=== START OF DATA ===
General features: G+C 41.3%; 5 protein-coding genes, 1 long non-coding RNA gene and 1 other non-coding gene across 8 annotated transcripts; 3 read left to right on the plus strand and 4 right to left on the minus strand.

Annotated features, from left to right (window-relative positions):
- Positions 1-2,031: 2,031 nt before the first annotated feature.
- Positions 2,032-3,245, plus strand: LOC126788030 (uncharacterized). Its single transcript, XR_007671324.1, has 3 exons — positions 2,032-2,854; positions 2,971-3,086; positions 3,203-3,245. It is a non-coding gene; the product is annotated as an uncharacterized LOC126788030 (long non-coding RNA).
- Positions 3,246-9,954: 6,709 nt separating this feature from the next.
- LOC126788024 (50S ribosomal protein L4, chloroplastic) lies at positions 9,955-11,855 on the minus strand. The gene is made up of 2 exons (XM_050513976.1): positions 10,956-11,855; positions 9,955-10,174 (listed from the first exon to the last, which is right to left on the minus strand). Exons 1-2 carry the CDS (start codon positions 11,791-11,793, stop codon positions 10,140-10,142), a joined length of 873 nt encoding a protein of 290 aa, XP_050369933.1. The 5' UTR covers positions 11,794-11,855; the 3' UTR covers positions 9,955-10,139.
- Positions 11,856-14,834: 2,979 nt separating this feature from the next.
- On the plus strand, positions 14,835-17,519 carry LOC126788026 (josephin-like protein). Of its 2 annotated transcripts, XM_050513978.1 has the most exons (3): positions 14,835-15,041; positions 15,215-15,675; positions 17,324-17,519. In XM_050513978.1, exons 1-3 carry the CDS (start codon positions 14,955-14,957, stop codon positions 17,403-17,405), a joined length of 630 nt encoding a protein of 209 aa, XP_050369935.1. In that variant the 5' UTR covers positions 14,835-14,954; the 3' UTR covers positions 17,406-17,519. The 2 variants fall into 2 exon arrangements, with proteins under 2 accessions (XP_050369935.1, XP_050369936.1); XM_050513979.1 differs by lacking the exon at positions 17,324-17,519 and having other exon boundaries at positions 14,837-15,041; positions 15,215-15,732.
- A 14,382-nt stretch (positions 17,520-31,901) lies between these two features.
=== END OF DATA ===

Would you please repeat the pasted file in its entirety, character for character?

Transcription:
General features: G+C 41.3%; 5 protein-coding genes, 1 long non-coding RNA gene and 1 other non-coding gene across 8 annotated transcripts; 3 read left to right on the plus strand and 4 right to left on the minus strand.

Annotated features, from left to right (window-relative positions):
- Positions 1-2,031: 2,031 nt before the first annotated feature.
- Positions 2,032-3,245, plus strand: LOC126788030 (uncharacterized). Its single transcript, XR_007671324.1, has 3 exons — positions 2,032-2,854; positions 2,971-3,086; positions 3,203-3,245. It is a non-coding gene; the product is annotated as an uncharacterized LOC126788030 (long non-coding RNA).
- Positions 3,246-9,954: 6,709 nt separating this feature from the next.
- LOC126788024 (50S ribosomal protein L4, chloroplastic) lies at positions 9,955-11,855 on the minus strand. The gene is made up of 2 exons (XM_050513976.1): positions 10,956-11,855; positions 9,955-10,174 (listed from the first exon to the last, which is right to left on the minus strand). Exons 1-2 carry the CDS (start codon positions 11,791-11,793, stop codon positions 10,140-10,142), a joined length of 873 nt encoding a protein of 290 aa, XP_050369933.1. The 5' UTR covers positions 11,794-11,855; the 3' UTR covers positions 9,955-10,139.
- Positions 11,856-14,834: 2,979 nt separating this feature from the next.
- On the plus strand, positions 14,835-17,519 carry LOC126788026 (josephin-like protein). Of its 2 annotated transcripts, XM_050513978.1 has the most exons (3): positions 14,835-15,041; positions 15,215-15,675; positions 17,324-17,519. In XM_050513978.1, exons 1-3 carry the CDS (start codon positions 14,955-14,957, stop codon positions 17,403-17,405), a joined length of 630 nt encoding a protein of 209 aa, XP_050369935.1. In that variant the 5' UTR covers positions 14,835-14,954; the 3' UTR covers positions 17,406-17,519. The 2 variants fall into 2 exon arrangements, with proteins under 2 accessions (XP_050369935.1, XP_050369936.1); XM_050513979.1 differs by lacking the exon at positions 17,324-17,519 and having other exon boundaries at positions 14,837-15,041; positions 15,215-15,732.
- A 14,382-nt stretch (positions 17,520-31,901) lies between these two features.